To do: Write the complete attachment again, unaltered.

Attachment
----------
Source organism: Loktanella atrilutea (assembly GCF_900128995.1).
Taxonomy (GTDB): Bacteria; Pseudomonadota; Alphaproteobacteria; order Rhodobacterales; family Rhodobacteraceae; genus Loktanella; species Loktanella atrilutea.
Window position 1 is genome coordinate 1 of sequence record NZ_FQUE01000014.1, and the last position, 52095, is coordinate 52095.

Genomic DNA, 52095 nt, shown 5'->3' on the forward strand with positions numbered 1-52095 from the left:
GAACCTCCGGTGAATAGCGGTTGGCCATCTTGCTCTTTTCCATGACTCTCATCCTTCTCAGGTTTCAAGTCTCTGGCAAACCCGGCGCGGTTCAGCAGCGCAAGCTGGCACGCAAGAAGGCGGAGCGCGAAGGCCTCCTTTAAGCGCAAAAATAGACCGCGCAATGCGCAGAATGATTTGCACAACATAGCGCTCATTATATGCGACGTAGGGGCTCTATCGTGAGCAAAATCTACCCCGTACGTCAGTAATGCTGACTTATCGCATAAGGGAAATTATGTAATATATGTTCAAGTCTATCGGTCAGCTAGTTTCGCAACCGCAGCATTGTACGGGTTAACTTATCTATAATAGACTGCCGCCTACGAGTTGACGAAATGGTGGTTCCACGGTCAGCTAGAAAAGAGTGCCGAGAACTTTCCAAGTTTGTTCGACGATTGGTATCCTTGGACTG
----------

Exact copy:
Source organism: Loktanella atrilutea (assembly GCF_900128995.1).
Taxonomy (GTDB): Bacteria; Pseudomonadota; Alphaproteobacteria; order Rhodobacterales; family Rhodobacteraceae; genus Loktanella; species Loktanella atrilutea.
Window position 1 is genome coordinate 1 of sequence record NZ_FQUE01000014.1, and the last position, 52095, is coordinate 52095.

Genomic DNA, 52095 nt, shown 5'->3' on the forward strand with positions numbered 1-52095 from the left:
GAACCTCCGGTGAATAGCGGTTGGCCATCTTGCTCTTTTCCATGACTCTCATCCTTCTCAGGTTTCAAGTCTCTGGCAAACCCGGCGCGGTTCAGCAGCGCAAGCTGGCACGCAAGAAGGCGGAGCGCGAAGGCCTCCTTTAAGCGCAAAAATAGACCGCGCAATGCGCAGAATGATTTGCACAACATAGCGCTCATTATATGCGACGTAGGGGCTCTATCGTGAGCAAAATCTACCCCGTACGTCAGTAATGCTGACTTATCGCATAAGGGAAATTATGTAATATATGTTCAAGTCTATCGGTCAGCTAGTTTCGCAACCGCAGCATTGTACGGGTTAACTTATCTATAATAGACTGCCGCCTACGAGTTGACGAAATGGTGGTTCCACGGTCAGCTAGAAAAGAGTGCCGAGAACTTTCCAAGTTTGTTCGACGATTGGTATCCTTGGACTG